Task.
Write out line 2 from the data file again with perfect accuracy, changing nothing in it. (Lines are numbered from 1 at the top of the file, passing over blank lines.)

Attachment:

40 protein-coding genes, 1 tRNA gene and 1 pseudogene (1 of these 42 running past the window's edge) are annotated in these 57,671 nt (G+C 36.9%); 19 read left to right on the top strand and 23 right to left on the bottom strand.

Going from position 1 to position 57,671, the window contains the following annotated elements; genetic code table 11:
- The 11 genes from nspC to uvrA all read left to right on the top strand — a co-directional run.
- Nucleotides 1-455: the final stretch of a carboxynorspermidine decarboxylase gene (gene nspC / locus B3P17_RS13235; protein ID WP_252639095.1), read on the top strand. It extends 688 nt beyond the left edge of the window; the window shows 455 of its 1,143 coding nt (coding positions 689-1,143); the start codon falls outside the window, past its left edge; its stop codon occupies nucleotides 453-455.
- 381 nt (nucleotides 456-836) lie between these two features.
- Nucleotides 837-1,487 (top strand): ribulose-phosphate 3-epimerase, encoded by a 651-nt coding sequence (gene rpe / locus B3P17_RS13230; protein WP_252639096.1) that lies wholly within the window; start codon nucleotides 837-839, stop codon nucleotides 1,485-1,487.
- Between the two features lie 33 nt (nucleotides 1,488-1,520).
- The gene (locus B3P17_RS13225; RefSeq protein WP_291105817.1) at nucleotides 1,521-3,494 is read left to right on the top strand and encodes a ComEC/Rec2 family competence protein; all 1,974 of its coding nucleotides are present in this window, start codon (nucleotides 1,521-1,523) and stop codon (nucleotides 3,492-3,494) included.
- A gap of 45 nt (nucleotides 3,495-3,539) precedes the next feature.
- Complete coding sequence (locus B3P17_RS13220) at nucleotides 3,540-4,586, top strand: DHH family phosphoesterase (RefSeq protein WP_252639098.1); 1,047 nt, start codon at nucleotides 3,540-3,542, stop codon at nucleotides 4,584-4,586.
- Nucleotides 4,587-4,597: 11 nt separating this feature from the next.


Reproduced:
Going from position 1 to position 57,671, the window contains the following annotated elements; genetic code table 11: